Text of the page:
One of the biggest reasons people love living and working in Tampa Bay is our gorgeous waterfront. That waterfront also, unfortunately, puts us at risk for flooding. Flood damage is actually the number one cause of property damage in the US—causing as much as $10 billion in damage each year.
When shopping for a property or planning a renovation, it’s important to understand your flood risk, and the flood zone your property falls in. In this blog, we’re breaking down everything you need to know about living, working, or renovating in a flood zone.
What is a flood zone?
Flood zones are designations created by FEMA to indicate the risk of a flood in a particular area. Flood zones determined using a combination of data about flood history, elevation, and other statistical data.
You might hear reference to the “100-year floodplain” when talking about flood zones. This refers to an area that only has a 1% chance of flooding in a given year (that is, a flood event is estimated to occur only once every hundred years). There are also 500-year floodplains, which have an extremely low likelihood of flooding (an estimated once every 500 years). That said, it’s important to understand that weather patterns and water levels don’t read maps or predictions—Houston, TX, for example, has had three 500-year flood events in three years.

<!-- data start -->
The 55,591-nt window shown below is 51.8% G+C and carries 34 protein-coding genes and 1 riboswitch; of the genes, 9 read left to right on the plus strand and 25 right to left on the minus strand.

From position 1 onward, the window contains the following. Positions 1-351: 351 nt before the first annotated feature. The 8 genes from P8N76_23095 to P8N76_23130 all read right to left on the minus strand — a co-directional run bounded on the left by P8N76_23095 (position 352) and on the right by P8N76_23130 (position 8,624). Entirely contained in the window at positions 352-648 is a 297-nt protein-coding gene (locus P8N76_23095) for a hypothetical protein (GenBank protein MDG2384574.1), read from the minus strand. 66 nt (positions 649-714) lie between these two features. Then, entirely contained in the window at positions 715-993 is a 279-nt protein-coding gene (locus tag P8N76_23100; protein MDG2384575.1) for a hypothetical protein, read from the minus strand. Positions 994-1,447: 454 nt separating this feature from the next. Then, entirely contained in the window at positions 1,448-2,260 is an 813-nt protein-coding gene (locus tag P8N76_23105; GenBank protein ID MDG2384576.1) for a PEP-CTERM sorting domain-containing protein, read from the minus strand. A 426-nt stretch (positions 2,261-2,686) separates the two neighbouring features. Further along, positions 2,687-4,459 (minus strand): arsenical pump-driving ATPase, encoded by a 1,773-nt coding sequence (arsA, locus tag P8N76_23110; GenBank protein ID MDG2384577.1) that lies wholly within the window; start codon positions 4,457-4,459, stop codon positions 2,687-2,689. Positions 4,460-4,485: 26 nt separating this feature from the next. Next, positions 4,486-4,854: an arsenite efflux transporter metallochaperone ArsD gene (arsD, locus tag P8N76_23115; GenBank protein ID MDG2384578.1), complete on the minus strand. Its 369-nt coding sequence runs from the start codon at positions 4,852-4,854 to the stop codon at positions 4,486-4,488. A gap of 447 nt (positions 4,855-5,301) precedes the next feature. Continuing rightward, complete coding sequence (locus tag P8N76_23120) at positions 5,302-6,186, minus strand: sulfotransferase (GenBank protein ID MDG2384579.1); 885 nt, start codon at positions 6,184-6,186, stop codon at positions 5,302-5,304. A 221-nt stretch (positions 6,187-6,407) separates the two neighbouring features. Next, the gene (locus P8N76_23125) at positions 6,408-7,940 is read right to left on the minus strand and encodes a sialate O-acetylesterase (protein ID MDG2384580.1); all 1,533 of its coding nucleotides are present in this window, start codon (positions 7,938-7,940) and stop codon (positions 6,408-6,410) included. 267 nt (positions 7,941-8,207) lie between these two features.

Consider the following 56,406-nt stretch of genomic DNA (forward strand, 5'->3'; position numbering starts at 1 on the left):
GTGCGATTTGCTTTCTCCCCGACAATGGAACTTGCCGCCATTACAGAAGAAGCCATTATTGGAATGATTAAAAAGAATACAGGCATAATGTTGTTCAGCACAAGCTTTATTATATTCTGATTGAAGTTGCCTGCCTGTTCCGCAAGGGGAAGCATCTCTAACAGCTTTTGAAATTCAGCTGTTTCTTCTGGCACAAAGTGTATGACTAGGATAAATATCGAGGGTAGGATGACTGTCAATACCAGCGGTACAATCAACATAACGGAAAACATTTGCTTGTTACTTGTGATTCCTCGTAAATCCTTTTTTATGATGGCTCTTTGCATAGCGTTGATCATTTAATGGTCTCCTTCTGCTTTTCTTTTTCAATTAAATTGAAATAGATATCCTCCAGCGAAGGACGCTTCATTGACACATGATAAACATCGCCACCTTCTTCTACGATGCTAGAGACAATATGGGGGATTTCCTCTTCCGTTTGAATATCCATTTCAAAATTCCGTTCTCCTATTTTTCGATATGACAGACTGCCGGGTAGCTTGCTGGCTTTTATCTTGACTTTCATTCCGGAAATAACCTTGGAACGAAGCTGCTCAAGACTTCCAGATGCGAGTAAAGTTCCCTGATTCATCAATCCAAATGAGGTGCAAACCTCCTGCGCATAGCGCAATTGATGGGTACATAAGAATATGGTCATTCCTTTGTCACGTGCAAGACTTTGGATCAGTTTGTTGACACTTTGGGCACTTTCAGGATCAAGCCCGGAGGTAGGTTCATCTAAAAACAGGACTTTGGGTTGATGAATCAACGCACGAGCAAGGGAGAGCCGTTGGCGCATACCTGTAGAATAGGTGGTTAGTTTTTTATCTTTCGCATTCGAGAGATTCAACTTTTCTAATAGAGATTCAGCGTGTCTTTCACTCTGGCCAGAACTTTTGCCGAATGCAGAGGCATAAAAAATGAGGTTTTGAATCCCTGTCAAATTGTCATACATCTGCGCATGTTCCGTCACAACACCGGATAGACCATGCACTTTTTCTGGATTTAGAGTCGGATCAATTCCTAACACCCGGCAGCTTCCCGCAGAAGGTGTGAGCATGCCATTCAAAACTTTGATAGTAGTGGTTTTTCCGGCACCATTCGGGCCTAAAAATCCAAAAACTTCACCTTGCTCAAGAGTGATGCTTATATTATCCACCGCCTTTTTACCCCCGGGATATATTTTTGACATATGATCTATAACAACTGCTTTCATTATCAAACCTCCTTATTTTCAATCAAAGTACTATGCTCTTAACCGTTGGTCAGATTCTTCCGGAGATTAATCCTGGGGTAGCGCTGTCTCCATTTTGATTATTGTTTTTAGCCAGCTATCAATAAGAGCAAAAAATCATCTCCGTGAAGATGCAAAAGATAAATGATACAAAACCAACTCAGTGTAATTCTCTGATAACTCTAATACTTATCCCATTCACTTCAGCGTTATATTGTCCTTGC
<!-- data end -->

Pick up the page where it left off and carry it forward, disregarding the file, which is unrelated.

In Pinellas and Hillsborough counties, a wide range of flood zone designations. You can find your flood zone using the map tools on FEMA’s website. These letters refer to your risk of flooding, and help insurance companies determine your flood insurance rate:
- There’s a low flood risk in zones C and X (unshaded) as they fall above the 500-year flood plain. Flood insurance isn’t required in these zones.
- There’s moderate flood risk in zones B and X. (shaded). These zones are above the 100-year flood plain, but below the 500-year flood plain. Flood insurance isn’t required in these zones.